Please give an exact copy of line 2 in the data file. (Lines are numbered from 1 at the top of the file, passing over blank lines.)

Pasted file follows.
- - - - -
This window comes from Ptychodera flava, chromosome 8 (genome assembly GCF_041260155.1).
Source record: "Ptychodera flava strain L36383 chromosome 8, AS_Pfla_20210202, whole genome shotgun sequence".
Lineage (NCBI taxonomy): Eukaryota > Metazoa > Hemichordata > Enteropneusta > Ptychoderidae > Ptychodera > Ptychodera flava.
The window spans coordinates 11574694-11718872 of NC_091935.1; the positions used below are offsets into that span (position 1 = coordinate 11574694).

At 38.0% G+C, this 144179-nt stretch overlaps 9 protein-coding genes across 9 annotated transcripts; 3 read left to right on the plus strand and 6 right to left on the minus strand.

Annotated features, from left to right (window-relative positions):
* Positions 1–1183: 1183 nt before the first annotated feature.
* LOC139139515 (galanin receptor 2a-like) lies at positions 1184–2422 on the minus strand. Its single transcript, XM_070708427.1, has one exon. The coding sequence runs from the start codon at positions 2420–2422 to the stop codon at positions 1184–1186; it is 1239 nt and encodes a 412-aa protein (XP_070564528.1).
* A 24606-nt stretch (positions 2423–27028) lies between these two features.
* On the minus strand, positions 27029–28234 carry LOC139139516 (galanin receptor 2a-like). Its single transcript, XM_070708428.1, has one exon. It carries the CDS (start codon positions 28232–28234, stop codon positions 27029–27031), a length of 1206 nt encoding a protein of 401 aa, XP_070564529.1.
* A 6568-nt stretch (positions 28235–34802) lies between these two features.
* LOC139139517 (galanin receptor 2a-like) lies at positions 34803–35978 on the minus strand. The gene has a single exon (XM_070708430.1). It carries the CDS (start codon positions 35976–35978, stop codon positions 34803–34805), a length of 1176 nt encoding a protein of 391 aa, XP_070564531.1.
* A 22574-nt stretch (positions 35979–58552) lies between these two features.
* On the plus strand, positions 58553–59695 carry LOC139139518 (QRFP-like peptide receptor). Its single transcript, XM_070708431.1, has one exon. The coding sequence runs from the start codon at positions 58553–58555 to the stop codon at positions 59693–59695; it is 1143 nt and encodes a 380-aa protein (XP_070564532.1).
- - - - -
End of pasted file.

Source record: "Ptychodera flava strain L36383 chromosome 8, AS_Pfla_20210202, whole genome shotgun sequence".